@densyendehimmel observed the impact that black and white give to the rest: “Black and white are different because they make other colors glow.”

Maria Luisa Rosatti, who pieced the top quilted by @thecultofquilt, thus participating into our game with a two-authors quilt, said: “Working in black and white gives me a sense of depth, in particular thanks to the presence of solid black, while the white parts seem popping out in the front”.   

@zehralina_quilts concluded: “Working with the black and white color palette is liberty of creating. There is no absorption of creative energy in thinking about whether the colors match or not.
It was totally freedom and the focus on shapes, angles and delimitation. I could totally concentrate on the essence of the surface. Although improvisational quilting always provides me moments of surprise, sewing with black and white exponentiates this event. The reduction of the color palette expands the possibilities of structuring.”

A second question was the following one: once you have finished an improv quilt, what do you look at, to analyse your result? 

@emmafassio explained: “When I complete an improv work, I stop and I try to listen to the perceptions and emotions that the work suggests to me. At that moment, I check if the received feelings are in line with the message or the interpretation that I wanted to convey since the beginning.”

@mari.quilt, now, fully agrees: “When I complete my work, I look at the overall effect: is it executed well? Does it express what I had in mind? but, most of all, which are the feelings that it gives to me?”

This time, a different view comes from @maria_dlugosch: “I don’t analyse my results, I like it or not. My quilts don’t have a story, I work from my intuition, I don’t think about why I make something. I patch and quilt just for the pleasure of doing it.” 

@sakura.quilting checks both design and experience done: “When I finish an improv quilt, I look at different aspects: first, if I like the overall impact and result;  second, if I experienced or learnt something new by making the quilt;  third, if it reminds me of something or if I can relate to something when I look at it (in other words, if it speaks to me);  and fourth, if I really followed the rules that I (or someone else) imposed.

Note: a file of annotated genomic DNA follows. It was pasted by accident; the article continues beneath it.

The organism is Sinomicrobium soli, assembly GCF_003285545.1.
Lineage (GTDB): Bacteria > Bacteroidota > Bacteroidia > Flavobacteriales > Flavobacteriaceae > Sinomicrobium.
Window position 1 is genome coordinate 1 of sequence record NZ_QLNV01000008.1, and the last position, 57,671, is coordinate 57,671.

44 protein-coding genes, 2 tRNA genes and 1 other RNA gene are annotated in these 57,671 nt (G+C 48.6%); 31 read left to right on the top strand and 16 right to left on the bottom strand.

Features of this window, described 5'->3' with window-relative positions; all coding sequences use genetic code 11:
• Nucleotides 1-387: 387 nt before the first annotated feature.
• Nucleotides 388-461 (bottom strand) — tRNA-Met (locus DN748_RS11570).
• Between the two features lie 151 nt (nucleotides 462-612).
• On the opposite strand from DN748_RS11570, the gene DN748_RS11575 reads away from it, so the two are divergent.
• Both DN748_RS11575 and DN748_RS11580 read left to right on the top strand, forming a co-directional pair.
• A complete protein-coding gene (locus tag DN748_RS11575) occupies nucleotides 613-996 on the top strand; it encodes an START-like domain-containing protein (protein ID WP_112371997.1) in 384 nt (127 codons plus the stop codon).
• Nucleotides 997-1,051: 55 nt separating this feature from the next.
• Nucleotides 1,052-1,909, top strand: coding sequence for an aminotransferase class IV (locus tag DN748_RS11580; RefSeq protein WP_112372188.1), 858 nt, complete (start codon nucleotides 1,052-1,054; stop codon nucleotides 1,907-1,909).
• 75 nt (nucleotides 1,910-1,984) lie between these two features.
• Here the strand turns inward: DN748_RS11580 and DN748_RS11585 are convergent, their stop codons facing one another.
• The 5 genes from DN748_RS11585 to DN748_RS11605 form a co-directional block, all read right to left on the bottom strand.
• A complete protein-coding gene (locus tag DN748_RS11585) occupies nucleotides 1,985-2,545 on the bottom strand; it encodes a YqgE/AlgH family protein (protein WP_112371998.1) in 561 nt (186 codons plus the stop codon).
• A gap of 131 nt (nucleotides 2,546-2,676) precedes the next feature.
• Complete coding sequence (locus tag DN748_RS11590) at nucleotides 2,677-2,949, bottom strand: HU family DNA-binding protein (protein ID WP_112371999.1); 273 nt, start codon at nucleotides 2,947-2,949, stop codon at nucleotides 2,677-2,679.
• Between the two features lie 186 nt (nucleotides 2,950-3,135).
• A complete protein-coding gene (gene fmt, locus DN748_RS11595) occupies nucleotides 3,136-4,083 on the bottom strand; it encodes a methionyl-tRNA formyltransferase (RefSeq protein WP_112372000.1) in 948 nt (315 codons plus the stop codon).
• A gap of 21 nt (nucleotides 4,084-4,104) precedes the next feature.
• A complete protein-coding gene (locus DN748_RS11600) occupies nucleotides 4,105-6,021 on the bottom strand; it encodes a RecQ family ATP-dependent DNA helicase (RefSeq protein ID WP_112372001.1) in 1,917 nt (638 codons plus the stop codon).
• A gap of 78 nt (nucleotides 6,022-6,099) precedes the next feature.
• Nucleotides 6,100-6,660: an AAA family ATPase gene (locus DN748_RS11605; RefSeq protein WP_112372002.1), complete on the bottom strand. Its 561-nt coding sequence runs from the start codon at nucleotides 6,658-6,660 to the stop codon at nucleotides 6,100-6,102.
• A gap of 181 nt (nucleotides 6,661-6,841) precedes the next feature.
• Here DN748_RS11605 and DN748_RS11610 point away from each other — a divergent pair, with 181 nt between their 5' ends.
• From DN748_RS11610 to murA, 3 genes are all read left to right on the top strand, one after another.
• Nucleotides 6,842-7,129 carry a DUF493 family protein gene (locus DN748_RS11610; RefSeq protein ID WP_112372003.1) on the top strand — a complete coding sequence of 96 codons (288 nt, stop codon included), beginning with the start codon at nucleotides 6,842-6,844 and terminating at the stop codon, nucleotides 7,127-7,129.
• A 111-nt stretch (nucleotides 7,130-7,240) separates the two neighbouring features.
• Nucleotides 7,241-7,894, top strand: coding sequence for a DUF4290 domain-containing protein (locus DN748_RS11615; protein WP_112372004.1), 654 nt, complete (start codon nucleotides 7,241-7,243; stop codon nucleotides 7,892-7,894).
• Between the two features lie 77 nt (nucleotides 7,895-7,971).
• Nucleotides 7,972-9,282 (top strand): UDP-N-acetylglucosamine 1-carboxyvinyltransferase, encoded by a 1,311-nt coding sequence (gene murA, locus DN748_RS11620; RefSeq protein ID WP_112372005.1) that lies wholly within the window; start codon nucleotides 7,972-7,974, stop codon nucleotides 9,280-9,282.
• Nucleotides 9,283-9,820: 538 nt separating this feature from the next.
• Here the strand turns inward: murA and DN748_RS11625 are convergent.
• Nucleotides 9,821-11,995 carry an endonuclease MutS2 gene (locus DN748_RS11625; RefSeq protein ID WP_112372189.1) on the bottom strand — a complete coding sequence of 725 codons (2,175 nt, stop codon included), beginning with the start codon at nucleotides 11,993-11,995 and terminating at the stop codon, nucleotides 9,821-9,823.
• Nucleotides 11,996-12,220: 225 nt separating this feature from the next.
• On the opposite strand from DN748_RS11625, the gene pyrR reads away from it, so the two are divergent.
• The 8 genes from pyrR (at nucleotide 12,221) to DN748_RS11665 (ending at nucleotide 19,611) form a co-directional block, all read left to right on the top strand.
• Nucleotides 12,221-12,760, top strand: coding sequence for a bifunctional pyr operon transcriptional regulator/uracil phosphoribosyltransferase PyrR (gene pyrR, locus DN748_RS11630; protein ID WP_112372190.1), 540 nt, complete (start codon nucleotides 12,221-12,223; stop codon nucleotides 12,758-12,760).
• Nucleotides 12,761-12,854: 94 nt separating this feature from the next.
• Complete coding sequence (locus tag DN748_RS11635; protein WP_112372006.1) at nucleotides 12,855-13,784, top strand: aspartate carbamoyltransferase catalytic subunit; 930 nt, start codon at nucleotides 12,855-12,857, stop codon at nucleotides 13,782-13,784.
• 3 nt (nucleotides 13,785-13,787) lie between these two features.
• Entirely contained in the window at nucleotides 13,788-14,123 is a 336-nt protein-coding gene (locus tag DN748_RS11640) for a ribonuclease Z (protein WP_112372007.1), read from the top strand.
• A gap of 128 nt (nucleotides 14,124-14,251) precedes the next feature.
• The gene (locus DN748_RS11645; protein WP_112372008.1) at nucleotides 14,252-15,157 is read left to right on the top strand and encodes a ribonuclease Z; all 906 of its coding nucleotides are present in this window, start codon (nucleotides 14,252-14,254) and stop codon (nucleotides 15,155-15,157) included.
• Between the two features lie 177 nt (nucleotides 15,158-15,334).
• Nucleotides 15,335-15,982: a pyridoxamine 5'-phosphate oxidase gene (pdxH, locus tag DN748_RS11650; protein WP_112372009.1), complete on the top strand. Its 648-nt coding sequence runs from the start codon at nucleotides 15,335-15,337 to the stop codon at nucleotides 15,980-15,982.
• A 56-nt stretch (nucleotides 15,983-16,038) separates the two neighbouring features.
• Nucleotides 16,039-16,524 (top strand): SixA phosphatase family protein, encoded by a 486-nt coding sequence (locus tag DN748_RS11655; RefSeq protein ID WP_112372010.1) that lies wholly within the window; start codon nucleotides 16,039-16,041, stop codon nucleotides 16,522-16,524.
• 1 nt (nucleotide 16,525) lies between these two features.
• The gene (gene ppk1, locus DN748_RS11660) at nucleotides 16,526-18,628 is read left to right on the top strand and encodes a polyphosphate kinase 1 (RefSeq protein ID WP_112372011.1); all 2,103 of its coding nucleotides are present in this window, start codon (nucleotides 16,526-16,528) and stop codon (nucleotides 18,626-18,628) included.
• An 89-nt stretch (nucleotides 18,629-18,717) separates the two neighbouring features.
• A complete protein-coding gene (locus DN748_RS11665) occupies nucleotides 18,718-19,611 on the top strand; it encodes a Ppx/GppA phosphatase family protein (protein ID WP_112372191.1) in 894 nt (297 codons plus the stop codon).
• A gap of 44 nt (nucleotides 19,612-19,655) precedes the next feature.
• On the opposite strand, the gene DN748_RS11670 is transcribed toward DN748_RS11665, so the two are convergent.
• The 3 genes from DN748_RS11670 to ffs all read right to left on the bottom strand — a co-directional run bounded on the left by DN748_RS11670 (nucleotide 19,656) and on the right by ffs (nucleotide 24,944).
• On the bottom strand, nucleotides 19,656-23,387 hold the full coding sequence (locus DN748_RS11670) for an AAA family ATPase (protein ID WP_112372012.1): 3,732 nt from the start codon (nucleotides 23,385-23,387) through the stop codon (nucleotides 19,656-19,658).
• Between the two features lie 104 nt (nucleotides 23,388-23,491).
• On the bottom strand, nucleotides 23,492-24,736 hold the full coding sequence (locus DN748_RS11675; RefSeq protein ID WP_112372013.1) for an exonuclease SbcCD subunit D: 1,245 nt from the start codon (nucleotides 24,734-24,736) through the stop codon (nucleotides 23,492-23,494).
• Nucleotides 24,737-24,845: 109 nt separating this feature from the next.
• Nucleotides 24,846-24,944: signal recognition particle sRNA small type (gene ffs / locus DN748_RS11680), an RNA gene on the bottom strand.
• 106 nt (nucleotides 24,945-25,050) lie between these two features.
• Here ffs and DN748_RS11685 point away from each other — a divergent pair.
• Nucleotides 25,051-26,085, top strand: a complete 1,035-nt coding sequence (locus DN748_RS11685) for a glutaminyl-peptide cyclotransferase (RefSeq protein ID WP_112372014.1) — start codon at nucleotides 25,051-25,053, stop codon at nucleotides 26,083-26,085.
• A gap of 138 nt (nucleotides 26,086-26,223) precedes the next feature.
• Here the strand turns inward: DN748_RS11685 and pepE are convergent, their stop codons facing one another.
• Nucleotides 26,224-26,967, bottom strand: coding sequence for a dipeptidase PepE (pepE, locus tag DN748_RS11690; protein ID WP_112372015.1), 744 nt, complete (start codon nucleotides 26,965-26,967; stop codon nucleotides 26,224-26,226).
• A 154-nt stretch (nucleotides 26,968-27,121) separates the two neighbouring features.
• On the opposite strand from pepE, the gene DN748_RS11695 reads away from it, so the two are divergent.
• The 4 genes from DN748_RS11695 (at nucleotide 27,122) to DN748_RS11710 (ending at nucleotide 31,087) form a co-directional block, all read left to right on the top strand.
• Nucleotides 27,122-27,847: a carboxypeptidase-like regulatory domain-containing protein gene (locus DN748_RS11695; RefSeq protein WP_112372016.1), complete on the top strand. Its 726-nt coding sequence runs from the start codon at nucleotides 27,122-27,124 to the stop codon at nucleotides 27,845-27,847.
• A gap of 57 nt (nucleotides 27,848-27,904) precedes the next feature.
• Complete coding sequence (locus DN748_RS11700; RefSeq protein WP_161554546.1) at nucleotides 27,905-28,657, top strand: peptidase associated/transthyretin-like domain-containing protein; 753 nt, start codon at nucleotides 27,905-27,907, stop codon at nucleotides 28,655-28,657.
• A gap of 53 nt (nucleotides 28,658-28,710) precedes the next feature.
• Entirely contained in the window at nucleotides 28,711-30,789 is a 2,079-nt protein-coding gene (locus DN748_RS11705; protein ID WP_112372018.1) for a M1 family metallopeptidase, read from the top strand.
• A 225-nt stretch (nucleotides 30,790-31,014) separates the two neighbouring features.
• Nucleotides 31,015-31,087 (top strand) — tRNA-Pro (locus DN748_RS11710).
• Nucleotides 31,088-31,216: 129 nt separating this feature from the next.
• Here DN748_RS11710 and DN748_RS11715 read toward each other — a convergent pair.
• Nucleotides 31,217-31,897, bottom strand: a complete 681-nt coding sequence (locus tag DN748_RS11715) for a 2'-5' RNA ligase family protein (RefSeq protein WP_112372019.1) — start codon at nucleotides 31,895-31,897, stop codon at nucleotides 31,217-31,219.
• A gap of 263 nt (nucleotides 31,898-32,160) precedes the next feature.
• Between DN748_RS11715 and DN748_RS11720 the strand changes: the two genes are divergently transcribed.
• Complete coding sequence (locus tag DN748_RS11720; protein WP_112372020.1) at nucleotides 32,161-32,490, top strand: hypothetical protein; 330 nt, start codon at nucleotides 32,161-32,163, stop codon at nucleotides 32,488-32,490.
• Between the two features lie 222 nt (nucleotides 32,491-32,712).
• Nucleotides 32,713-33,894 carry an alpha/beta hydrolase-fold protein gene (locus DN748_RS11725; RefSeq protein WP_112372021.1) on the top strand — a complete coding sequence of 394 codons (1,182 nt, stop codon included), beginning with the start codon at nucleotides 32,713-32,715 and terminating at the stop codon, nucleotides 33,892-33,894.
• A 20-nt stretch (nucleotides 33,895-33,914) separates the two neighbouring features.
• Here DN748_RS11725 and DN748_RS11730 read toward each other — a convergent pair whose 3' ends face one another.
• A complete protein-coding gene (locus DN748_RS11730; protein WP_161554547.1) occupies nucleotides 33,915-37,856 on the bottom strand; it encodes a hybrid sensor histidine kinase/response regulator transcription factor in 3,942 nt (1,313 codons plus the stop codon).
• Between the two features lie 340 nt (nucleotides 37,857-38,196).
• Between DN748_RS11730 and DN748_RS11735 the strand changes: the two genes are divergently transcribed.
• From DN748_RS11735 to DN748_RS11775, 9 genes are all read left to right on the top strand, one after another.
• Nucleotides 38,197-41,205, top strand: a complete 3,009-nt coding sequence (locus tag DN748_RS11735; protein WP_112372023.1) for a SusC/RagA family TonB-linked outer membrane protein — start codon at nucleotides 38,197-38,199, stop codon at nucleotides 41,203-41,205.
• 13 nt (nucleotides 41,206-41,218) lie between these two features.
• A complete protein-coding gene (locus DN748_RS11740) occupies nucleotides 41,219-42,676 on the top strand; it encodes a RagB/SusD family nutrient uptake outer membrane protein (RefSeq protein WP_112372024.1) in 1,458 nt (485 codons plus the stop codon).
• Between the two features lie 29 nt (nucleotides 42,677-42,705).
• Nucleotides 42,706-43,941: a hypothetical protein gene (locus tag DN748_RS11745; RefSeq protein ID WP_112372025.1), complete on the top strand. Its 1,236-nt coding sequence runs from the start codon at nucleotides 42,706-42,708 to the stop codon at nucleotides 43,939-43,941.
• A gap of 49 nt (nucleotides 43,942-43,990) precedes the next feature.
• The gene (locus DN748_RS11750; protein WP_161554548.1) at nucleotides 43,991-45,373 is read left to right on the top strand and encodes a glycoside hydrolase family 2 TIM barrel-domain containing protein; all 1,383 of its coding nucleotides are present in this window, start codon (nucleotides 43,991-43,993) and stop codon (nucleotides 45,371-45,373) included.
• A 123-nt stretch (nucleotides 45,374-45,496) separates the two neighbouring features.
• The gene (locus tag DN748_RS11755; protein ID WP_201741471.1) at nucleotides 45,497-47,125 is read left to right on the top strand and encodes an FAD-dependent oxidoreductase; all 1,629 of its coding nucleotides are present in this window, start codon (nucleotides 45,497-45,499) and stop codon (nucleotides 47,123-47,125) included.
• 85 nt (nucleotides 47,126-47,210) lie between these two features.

There’s another aspect that’s interesting when analyzing an improv quilt. I feel an improv quilt has more _value_ when I have made mistakes while making it. I need to be conscious if I corrected it or decided to leave it as it is. Those mistakes help me to learn.”

Also @alsterdeeluxe asks herself some questions about process rules: “I evaluate how closely the piece approximates my initial vision, which probably goes against all fundamentals of improvisation! I do feel like I achieved what I had in mind though: a clean, geometric inspired piece.” 

@vazquezurbez makes sure that an overall check is done already before the end: “When I finish a quilt (it doesn’t matter if it’s an improv quilt or not) I look for balance, balance in the colours, in the shapes, in the whole quilt. Of course this balance has to be clear when I finish the top, before the quilting. If not, I keep working and changing things, until I get a balanced top.”

If you still don’t know what to look at, on a finished quilt, you can find plenty of suggestions in @annscott8888_fiber_arts list of checks: “I love the problem-solving aspect of quilting. I spend lots of time looking at a quilt on the design wall as it’s being constructed.  These are some of the questions I ask myself – both as I’m making a quilt and after it’s completed: Is the design balanced? Are there repeated motifs that refer to each other? Does the quilt design have an internal logic? Is it cohesive? Does the scale of the design work? Where does my eye go first?  Is that where I want my eye to go first? Is it pleasantly wonky or too clunky and amateurish? What design surprises are there? Have I left enough breathing room/negative space (that’s the hardest one for me)? What does the quilting add: Does it complement the piecing? Does it transform the quilt?”